Monday, 26 July 2010
AROUND A SMALL MOUNTAIN
(Jacques Rivette; Italy/ France; 2009)
I slept through a large swathe of Rivette's last film Don't Touch The Axe, for reasons other than boredom, when it was shown at MIFF 2 years ago. Having not experienced a huge deal of Rivette's work as yet, I pumped myself to the gills with caffeine to experience his latest film. No need for caffeine - it's his shortest film, at a mere 85 minutes!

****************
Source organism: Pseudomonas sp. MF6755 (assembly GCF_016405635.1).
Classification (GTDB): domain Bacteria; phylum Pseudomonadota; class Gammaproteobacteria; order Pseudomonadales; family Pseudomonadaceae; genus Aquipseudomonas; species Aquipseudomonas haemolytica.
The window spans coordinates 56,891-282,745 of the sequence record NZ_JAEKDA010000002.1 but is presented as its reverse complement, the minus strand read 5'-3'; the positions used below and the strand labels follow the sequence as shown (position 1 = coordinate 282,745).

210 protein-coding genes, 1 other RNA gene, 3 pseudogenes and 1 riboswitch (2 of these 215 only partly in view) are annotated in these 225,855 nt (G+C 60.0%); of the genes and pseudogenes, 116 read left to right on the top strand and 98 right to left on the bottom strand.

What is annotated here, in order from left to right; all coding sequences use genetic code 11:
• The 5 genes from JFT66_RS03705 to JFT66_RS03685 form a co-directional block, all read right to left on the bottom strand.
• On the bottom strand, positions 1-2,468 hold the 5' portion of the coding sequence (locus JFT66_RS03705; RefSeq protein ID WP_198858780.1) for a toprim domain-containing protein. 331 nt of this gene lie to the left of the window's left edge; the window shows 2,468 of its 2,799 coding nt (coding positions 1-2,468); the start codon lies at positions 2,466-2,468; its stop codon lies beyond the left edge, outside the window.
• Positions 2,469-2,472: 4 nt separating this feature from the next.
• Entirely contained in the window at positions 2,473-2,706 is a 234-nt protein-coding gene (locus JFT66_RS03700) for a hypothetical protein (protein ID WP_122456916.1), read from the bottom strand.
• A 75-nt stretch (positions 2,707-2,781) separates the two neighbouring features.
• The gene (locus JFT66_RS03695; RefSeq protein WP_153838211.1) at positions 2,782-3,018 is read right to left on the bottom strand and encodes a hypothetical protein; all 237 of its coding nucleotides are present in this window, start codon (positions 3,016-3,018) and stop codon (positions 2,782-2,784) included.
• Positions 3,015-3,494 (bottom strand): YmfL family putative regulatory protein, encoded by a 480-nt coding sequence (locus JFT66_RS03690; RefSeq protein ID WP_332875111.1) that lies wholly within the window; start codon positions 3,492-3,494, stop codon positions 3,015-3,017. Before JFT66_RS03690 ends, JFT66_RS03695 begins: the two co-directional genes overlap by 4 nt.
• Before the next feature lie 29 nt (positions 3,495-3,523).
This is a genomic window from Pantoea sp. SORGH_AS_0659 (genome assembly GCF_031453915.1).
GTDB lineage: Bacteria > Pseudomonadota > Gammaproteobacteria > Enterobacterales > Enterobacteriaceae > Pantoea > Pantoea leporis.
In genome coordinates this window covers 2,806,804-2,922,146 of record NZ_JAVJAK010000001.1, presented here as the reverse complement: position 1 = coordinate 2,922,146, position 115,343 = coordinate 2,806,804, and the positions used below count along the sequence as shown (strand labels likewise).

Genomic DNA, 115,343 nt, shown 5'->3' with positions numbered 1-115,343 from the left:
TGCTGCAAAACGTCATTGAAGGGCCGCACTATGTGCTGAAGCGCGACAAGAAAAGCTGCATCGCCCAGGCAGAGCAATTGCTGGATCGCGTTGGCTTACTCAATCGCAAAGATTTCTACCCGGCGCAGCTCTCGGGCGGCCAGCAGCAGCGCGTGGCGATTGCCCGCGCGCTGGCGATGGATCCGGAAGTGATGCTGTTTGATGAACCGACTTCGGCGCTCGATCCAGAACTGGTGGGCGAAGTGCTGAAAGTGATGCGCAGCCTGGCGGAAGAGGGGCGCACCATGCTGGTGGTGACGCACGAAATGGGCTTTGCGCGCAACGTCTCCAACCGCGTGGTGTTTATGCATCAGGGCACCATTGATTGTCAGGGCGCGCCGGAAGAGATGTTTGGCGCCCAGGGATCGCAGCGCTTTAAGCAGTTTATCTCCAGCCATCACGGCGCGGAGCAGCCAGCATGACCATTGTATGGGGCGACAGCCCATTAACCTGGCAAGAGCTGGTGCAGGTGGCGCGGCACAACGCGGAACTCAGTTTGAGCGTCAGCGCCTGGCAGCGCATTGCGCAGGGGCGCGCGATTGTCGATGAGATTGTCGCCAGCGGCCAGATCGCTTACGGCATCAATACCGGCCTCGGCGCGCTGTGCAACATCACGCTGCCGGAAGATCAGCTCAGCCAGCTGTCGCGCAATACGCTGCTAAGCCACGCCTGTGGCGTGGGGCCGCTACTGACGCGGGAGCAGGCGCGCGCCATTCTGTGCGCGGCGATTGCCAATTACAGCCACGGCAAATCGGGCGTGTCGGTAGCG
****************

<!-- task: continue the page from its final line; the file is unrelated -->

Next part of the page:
Rivette handles the short form extremely adeptly. In essence, it is still a puzzle-film as only Rivette can do, with an Italian traveller attempting to unlock a woman's anguished relationship to her past life with a travelling circus.With a shorter timeframe Rivette doesn't have much time to interweave a number of plots with varying generic styles, like he does with his long films, but working with a tighter framework has resulted in an economy of Rivettean modes – he elides serious drama and comedy by layering both on top of each other, such as in the scenes with the clowns performing their comedy routines so wearily in front of dwindling audiences that all humour is wrung out. For me, this film does not match the magisterial heights of Celine and Julie Go Boating or La Belle Noiseuse, but as a simple 'intro' to the man's work, this is a humble and masterful addition to his canon.